image

Researchers from the BICEP2 collaboration today announced the first direct evidence for this cosmic inflation. Their data also represent the first images of gravitational waves, or ripples in space-time. These waves have been described as the “first tremors of the Big Bang.” Finally, the data confirm a deep connection between quantum mechanics and general relativity.

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Scientists create a quantum quasi-particle called the dropleton, close cousin of the Carlton

Physicists in Germany and the US developed an entirely new kind of particle that doesn’t exist in nature, called a dropleton. 

Writing in the journal Nature, they said it behaves a bit like a liquid droplet and described it as a quasiparticle — an amalgamation of smaller types of particles.

The discovery, they added, could be useful in the development of nanotechnology, including the design of optoelectronic devices. These include things like the semiconductor lasers used in Blu-ray disc players.

The microscopic quantum droplet does not dawdle. In the physicists’ experiments using an ultra-fast laser emitting about 100 million pulses per second, the quantum droplet appeared for only about 2.5 billionths of a second.

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The best explanation of the Big Bang in a little over five minutes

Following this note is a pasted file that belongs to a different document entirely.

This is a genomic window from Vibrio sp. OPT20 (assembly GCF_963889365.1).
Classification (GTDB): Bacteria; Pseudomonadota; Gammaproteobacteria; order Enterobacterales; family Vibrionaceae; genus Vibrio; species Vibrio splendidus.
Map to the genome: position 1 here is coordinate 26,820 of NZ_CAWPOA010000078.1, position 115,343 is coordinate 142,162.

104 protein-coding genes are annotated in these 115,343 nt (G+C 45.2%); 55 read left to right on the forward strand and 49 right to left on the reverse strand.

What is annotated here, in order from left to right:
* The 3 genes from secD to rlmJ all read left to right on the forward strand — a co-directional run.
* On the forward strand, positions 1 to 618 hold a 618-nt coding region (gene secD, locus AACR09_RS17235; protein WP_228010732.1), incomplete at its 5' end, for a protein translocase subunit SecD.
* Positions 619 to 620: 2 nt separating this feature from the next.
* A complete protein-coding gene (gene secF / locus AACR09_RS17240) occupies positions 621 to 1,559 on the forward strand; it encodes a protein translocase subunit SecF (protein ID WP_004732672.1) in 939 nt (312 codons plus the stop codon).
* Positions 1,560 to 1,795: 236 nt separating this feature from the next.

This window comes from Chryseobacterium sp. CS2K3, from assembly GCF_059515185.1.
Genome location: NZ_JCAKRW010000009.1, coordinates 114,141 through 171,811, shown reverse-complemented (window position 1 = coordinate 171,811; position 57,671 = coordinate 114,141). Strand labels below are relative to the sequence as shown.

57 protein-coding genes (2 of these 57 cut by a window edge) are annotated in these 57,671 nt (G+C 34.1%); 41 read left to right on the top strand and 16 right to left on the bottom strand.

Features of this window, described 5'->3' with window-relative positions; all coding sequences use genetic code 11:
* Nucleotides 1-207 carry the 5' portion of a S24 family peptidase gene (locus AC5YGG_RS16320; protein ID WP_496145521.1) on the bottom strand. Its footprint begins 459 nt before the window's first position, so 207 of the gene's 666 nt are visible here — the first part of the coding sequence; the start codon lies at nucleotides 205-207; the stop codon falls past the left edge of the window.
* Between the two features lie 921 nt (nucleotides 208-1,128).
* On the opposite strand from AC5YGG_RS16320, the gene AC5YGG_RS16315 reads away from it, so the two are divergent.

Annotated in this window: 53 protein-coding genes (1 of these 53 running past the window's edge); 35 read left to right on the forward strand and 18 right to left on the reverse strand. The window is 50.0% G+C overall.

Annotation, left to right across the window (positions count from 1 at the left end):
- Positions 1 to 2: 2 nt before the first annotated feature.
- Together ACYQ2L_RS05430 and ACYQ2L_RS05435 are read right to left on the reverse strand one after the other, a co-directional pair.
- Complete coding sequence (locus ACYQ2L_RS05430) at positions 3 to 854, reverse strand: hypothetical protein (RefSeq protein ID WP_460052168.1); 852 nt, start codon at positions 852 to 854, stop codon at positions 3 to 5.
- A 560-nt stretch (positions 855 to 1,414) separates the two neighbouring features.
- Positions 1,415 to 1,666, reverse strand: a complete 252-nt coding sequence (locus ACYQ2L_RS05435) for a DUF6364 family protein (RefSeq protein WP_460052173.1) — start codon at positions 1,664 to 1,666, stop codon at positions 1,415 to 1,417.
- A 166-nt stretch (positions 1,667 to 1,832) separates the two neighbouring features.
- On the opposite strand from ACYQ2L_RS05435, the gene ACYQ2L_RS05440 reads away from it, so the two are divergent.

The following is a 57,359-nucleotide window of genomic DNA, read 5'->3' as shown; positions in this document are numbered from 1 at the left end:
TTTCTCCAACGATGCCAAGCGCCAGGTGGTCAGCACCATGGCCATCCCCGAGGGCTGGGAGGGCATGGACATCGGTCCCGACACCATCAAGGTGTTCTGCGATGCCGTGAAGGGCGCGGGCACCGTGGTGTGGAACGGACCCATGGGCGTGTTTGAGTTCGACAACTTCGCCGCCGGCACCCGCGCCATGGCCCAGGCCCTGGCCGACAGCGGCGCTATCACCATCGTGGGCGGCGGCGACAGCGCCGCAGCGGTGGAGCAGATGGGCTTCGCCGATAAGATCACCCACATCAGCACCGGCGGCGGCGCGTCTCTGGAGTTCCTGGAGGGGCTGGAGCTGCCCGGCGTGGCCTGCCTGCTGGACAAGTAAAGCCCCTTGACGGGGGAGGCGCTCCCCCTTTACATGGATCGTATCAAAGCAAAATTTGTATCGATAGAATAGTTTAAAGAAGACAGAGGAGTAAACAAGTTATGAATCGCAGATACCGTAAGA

This video is one of the best quick explanation of the Big Bang you’ll hear this week.

Eye of the Tiger…err, chicken: New state of matter found in chicken eyes
From the article:
"Along with eggs, soup and rubber toys, the list of the chicken’s most lasting legacies may eventually include advanced materials, according to scientists. The researchers report that the unusual arrangement of cells in a chicken’s eye constitutes the first known biological occurrence of a potentially new state of matter known as ‘disordered hyperuniformity,’ which has been shown to have unique physical properties."
My first question is, can this new state of matter be breaded and deep-fried?
Read more here:
Thanks to Wageslavery for the link

Eye of the Tiger…err, chicken: New state of matter found in chicken eyes

From the article:

"Along with eggs, soup and rubber toys, the list of the chicken’s most lasting legacies may eventually include advanced materials, according to scientists. The researchers report that the unusual arrangement of cells in a chicken’s eye constitutes the first known biological occurrence of a potentially new state of matter known as ‘disordered hyperuniformity,’ which has been shown to have unique physical properties."

My first question is, can this new state of matter be breaded and deep-fried?

Read more here:

Thanks to Wageslavery for the link

Free Running Stuntman Damien Walters Performs the First-Ever Human Loop-the-Loop on Foot

Via

Find out whether you could survive an asteroid the size of a school bus with Impact Earth!

Ever been sitting around wondering if you could survive the impact of meteorite the size of your house if it landed in the next town over? I know I have. Time to bring the science. Purdue University’s interactive tool has its drawbacks, and it’s more data driven than visual, but it’s still fun.

Link

New theory suggests that instead of a bang, the universe emerged from a long, deep freeze

Conventional thinking has it that the universe and all the matter within it exploded out from a single point, the so-called Big Bang Singularity. But a German theoretical physicists says this never happened. Instead, the universe started empty and cold, slowly emerging from a deep freeze.